Indigenous American languages
Native Americans culture
Native American heritage
Wanapam Indian Language (Wanapum)
The Wanapam Indians are a small tribe of Washington, relatives of the
Walla Walla Indians
and speakers of a Sahaptin dialect.
The Wanapam do not exist as a separate tribal entity today. The Wanapam tribe
merged together with the Yakama tribe, and most Wanapam descendants live on
the Yakama reservation today. Other Wanapam people live in tribal communities
along the Columbia River, but remain unrecognized by the government.
MultiTree: Wanapam Dialect:
Theories about Wanapam's language relationships compiled by Linguist List.
Walla Walla Language:
Our resources about the Walla Wall language (including Wanapam.)
The Yakama Nation:
Homepage of the Yakama tribe, where most Wanapam people live today.
Wanapum Heritage Center:
Homepage of the tribal museum run by the Wanapum Tribe of the Columbia River.
Wanapam Tribe History:
Article on the Wanapam tribe from the Indian Tribes of North America.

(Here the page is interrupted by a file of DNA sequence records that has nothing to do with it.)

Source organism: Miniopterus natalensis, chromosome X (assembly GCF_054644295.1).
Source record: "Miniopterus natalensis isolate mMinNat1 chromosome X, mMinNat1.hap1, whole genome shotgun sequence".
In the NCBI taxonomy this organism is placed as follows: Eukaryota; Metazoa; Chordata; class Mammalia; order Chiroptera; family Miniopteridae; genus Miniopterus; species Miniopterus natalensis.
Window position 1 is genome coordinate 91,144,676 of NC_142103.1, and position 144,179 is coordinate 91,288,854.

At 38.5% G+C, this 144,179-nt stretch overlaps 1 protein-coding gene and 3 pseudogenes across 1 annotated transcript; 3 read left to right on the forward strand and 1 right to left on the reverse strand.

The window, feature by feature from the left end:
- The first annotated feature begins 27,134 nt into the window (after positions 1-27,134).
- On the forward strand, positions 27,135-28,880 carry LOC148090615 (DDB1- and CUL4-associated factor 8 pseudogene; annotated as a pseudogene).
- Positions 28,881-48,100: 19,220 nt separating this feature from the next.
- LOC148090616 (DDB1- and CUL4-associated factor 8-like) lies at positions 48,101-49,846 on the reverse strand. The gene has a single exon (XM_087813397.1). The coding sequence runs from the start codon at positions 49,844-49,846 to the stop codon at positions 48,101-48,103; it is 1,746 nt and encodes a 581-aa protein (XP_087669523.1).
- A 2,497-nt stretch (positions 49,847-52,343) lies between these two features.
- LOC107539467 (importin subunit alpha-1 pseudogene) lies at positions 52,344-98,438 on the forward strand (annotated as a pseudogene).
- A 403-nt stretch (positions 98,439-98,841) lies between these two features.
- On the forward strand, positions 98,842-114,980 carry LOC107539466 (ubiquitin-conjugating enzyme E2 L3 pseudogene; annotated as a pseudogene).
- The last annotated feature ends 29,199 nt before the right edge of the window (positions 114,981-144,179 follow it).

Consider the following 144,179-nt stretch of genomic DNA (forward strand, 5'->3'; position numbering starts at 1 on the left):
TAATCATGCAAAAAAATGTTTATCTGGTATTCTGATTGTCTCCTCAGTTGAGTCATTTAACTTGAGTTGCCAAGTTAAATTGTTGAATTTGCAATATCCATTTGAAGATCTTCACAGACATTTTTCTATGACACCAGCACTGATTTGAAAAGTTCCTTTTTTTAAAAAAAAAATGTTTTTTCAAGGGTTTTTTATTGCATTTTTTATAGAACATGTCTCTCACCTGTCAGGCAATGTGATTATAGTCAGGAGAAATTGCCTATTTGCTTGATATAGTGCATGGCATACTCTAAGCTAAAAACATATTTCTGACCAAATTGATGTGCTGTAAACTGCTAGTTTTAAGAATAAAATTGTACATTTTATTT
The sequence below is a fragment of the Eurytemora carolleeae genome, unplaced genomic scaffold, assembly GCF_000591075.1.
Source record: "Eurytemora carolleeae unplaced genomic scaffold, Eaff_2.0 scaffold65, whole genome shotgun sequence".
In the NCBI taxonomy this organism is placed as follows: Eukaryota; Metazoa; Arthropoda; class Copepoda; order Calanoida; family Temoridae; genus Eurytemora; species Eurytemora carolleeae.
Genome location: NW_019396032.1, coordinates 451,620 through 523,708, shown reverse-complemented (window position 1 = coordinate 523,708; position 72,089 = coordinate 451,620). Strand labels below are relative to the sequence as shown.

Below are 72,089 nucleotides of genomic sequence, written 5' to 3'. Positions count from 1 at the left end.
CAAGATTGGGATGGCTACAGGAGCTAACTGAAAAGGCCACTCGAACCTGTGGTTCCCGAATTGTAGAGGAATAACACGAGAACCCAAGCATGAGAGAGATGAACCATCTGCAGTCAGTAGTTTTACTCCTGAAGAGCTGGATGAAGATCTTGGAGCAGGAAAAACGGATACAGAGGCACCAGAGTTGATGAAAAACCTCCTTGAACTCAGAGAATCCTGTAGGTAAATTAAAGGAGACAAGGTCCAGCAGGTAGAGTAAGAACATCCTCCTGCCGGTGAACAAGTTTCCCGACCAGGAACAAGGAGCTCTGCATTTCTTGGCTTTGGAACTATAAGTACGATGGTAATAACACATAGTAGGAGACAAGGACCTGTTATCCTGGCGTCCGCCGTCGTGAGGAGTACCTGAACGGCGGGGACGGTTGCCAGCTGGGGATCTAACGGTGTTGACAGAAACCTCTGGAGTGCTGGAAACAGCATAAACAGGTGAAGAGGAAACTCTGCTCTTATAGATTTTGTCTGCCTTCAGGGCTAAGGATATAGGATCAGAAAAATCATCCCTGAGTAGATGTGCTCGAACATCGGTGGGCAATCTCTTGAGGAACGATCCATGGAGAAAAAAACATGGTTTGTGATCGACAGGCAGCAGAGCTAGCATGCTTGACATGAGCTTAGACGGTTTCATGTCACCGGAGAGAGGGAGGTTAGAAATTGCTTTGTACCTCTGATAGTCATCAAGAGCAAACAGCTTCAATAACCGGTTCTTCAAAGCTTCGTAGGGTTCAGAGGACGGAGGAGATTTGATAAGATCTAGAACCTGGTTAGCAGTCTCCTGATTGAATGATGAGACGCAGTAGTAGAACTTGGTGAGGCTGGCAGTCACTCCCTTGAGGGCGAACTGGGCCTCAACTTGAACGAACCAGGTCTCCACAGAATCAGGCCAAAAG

Wikipedia article on the Wanapam Indians.
Lewis and Clark: The Wanapum:
Information about interactions between the Wanapum tribe and the Lewis and Clark expedition.
Four Directions: Wanapum:
Timeline and links about Wanapam history.
Yakima, Palouse, Cayuse, Umatilla, Walla Walla, and Wanapum Indians:
Ethnography of the Wanapum tribe and their neighbors.
A Guide to the Indian Tribes of the Pacific Northwest:
Book on the history of the Northwest Coast tribes, including a section on the Wanapam.
Links, References, and Additional Information
Wanapum links pages.
Native Languages of the Americas website © 1998-2015 Contacts and FAQ page
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